28 See same.

29 See Penal Code 1305 PC – Nonappearance of defendant; jurisdiction; vacation of forfeiture and exoneration of bond. (“(a) A court shall in open court declare forfeited the undertaking of bail or the money or property deposited as bail if, without sufficient excuse, a defendant fails to appear [commits the California crime of failing to appear] for any of the following: (1) Arraignment. (2) Trial. (3) Judgment. (4) Any other occasion prior to the pronouncement of judgment if the defendant's presence in court is lawfully required. (5) To surrender himself or herself in execution of the judgment after appeal. However, the court shall not have jurisdiction to declare a forfeiture and the bail shall be released of all obligations under the bond if the case is dismissed or if no complaint is filed within 15 days from the date of arraignment.”)

30 Our Santa Ana criminal defense lawyers handle the gamut of felony and misdemeanor cases and represent clients at courthouses throughout the Los Angeles County and San Bernardino County court systems.

31 Penal Code 1320 PC – Failure to appear after release upon own recognizance; violation; presumption; penalty, endnote 1, above.

Penal Code 1320.5 PC – Release on bail; willful failure to appear, endnote 1, above.

32 People v. Forrester, endnote 8, above.

33 People v. Mohammed, endnote 9, above.

34 Vehicle Code 40508 VC – Promise to appear [Vehicle Code failure to appear]; fine payment; court order condition; violations; driver's license impoundment. (“(a) A person willfully violating his or her written promise to appear or a lawfully granted continuance of his or her promise to appear in court or before a person authorized to receive a deposit of bail is guilty of a misdemeanor regardless of the disposition of the charge upon which he or she was originally arrested.”)

35 Judicial Council of California Criminal Jury Instructions (“CALCRIM”) 2240 – Failure to Appear (Veh. Code, § 40508(a)). (“The defendant is charged [in Count ] with failing to appear in court [in violation of Vehicle Code section 40508(a)]. To prove that the defendant is guilty of this crime, the People must prove that: 1 The defendant received a citation; 2 In connection with that citation, the defendant (signed a written promise to appear (in court/[or] before a person authorized to receive a deposit of bail)/ [or] received a lawfully granted continuance of (his/her) promise to appear); AND 3 The defendant willfully failed to appear (in court/[or] before a person authorized to receive a deposit of bail). Someone commits an act willfully when he or she does it willingly or on purpose. It is not required that he or she intend to break the law, hurt someone else, or gain any advantage.”)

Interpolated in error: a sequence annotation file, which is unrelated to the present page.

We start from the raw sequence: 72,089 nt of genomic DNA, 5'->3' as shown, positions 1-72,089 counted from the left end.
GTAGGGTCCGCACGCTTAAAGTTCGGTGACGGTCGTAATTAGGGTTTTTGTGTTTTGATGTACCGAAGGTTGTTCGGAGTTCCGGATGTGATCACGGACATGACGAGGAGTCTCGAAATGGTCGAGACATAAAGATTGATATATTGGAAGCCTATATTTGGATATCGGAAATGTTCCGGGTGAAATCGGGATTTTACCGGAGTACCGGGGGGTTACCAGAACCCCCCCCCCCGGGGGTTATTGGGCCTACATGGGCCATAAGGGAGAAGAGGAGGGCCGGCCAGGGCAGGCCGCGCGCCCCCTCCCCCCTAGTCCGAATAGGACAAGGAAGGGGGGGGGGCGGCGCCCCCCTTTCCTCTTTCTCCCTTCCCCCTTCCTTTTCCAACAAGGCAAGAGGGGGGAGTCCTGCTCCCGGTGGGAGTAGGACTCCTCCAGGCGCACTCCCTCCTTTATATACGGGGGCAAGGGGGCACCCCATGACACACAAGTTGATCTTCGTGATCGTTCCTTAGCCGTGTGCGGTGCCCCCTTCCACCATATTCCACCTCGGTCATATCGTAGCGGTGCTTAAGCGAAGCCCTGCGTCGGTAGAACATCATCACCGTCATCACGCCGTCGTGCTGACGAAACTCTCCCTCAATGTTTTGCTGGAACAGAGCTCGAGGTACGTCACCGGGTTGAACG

36 Vehicle Code 40508 VC – Promise to appear [Vehicle Code failure to appear]; fine payment; court order condition; violations; driver's license impoundment, endnote 34, above.

37 Penal Code 19 PC – Punishment for misdemeanor [including misdemeanor failure to appear]; punishment not otherwise prescribed, endnote 5, above.

38 Vehicle Code 13365 VC – Section 40508 [failure to appear] violations. (“(a) Upon receipt of notification of a violation of subdivision (a) or (b) of Section 40508, the department shall take the following action: (1) If the notice is given pursuant to subdivision (a) or (b) of Section 40509, if the driving record of the person who is the subject of the notice contains one or more prior notifications of a violation issued pursuant to Section 40509 or 40509.5, and if the person's driving privilege is not currently suspended under this section, the department shall suspend the driving privilege of the person. (2) If the notice is given pursuant to subdivision (a) or (b) of Section 40509.5, and if the driving privilege of the person who is the subject of the notice is not currently suspended under this section, the department shall suspend the driving privilege of the person. (b) A suspension under this section shall not be effective before a date 60 days after the date of receipt, by the department, of the notice given specified in subdivision (a), and the notice of suspension shall not be mailed by the department before a date 30 days after receipt of the notice given specified in subdivision (a). The suspension shall continue until the suspended person's driving record does not contain any notification of a violation of subdivision (a) or (b) of Section 40508.”)